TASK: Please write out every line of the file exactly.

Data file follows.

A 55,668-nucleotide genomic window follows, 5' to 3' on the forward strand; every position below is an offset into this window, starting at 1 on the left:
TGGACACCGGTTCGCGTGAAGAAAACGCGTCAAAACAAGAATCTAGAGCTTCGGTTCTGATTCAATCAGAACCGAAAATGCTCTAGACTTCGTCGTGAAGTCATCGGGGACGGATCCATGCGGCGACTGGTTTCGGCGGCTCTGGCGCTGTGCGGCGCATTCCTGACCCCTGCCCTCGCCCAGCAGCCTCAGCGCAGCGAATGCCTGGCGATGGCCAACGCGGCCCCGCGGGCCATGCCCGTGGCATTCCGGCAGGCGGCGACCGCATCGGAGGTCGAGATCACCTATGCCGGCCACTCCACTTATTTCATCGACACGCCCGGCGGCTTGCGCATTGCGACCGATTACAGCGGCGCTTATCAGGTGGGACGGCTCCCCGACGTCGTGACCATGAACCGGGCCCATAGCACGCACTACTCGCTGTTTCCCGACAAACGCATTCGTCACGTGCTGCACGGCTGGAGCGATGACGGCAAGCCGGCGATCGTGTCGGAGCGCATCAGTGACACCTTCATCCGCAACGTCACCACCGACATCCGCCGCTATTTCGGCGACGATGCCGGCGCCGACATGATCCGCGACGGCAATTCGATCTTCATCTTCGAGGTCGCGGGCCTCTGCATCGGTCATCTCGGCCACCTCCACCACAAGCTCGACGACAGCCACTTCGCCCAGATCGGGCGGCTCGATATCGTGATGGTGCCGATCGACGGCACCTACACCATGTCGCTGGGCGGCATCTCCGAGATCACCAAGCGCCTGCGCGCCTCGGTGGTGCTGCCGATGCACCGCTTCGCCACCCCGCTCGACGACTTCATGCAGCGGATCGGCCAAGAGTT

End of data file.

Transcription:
A 55,668-nucleotide genomic window follows, 5' to 3' on the forward strand; every position below is an offset into this window, starting at 1 on the left:
TGGACACCGGTTCGCGTGAAGAAAACGCGTCAAAACAAGAATCTAGAGCTTCGGTTCTGATTCAATCAGAACCGAAAATGCTCTAGACTTCGTCGTGAAGTCATCGGGGACGGATCCATGCGGCGACTGGTTTCGGCGGCTCTGGCGCTGTGCGGCGCATTCCTGACCCCTGCCCTCGCCCAGCAGCCTCAGCGCAGCGAATGCCTGGCGATGGCCAACGCGGCCCCGCGGGCCATGCCCGTGGCATTCCGGCAGGCGGCGACCGCATCGGAGGTCGAGATCACCTATGCCGGCCACTCCACTTATTTCATCGACACGCCCGGCGGCTTGCGCATTGCGACCGATTACAGCGGCGCTTATCAGGTGGGACGGCTCCCCGACGTCGTGACCATGAACCGGGCCCATAGCACGCACTACTCGCTGTTTCCCGACAAACGCATTCGTCACGTGCTGCACGGCTGGAGCGATGACGGCAAGCCGGCGATCGTGTCGGAGCGCATCAGTGACACCTTCATCCGCAACGTCACCACCGACATCCGCCGCTATTTCGGCGACGATGCCGGCGCCGACATGATCCGCGACGGCAATTCGATCTTCATCTTCGAGGTCGCGGGCCTCTGCATCGGTCATCTCGGCCACCTCCACCACAAGCTCGACGACAGCCACTTCGCCCAGATCGGGCGGCTCGATATCGTGATGGTGCCGATCGACGGCACCTACACCATGTCGCTGGGCGGCATCTCCGAGATCACCAAGCGCCTGCGCGCCTCGGTGGTGCTGCCGATGCACCGCTTCGCCACCCCGCTCGACGACTTCATGCAGCGGATCGGCCAAGAGTT